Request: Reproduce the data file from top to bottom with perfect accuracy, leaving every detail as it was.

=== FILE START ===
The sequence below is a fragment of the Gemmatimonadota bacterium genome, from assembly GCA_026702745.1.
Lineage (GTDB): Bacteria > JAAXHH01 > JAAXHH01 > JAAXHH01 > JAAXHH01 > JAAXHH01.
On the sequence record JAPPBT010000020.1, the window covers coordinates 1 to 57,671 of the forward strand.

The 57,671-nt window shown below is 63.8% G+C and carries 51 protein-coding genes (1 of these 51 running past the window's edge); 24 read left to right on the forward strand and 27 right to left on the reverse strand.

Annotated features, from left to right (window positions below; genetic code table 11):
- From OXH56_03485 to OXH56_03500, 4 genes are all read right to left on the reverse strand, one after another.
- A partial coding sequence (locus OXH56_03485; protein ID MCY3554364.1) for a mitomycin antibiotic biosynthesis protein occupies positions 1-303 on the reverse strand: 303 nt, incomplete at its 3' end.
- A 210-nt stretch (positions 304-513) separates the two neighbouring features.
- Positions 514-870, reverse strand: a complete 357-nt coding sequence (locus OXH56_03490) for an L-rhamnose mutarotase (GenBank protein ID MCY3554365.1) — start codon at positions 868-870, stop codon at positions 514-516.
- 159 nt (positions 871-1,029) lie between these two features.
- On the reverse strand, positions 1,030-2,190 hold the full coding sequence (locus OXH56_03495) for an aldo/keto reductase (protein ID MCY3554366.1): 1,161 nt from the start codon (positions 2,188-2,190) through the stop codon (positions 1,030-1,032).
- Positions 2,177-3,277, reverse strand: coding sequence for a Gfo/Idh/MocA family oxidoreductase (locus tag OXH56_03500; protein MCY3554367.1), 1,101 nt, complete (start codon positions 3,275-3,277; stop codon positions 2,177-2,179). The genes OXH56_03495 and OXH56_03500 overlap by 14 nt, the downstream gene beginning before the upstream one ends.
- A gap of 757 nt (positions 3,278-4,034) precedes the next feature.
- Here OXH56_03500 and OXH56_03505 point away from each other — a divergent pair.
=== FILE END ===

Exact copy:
The sequence below is a fragment of the Gemmatimonadota bacterium genome, from assembly GCA_026702745.1.
Lineage (GTDB): Bacteria > JAAXHH01 > JAAXHH01 > JAAXHH01 > JAAXHH01 > JAAXHH01.
On the sequence record JAPPBT010000020.1, the window covers coordinates 1 to 57,671 of the forward strand.

The 57,671-nt window shown below is 63.8% G+C and carries 51 protein-coding genes (1 of these 51 running past the window's edge); 24 read left to right on the forward strand and 27 right to left on the reverse strand.

Annotated features, from left to right (window positions below; genetic code table 11):
- From OXH56_03485 to OXH56_03500, 4 genes are all read right to left on the reverse strand, one after another.
- A partial coding sequence (locus OXH56_03485; protein ID MCY3554364.1) for a mitomycin antibiotic biosynthesis protein occupies positions 1-303 on the reverse strand: 303 nt, incomplete at its 3' end.
- A 210-nt stretch (positions 304-513) separates the two neighbouring features.
- Positions 514-870, reverse strand: a complete 357-nt coding sequence (locus OXH56_03490) for an L-rhamnose mutarotase (GenBank protein ID MCY3554365.1) — start codon at positions 868-870, stop codon at positions 514-516.
- 159 nt (positions 871-1,029) lie between these two features.
- On the reverse strand, positions 1,030-2,190 hold the full coding sequence (locus OXH56_03495) for an aldo/keto reductase (protein ID MCY3554366.1): 1,161 nt from the start codon (positions 2,188-2,190) through the stop codon (positions 1,030-1,032).
- Positions 2,177-3,277, reverse strand: coding sequence for a Gfo/Idh/MocA family oxidoreductase (locus tag OXH56_03500; protein MCY3554367.1), 1,101 nt, complete (start codon positions 3,275-3,277; stop codon positions 2,177-2,179). The genes OXH56_03495 and OXH56_03500 overlap by 14 nt, the downstream gene beginning before the upstream one ends.
- A gap of 757 nt (positions 3,278-4,034) precedes the next feature.
- Here OXH56_03500 and OXH56_03505 point away from each other — a divergent pair.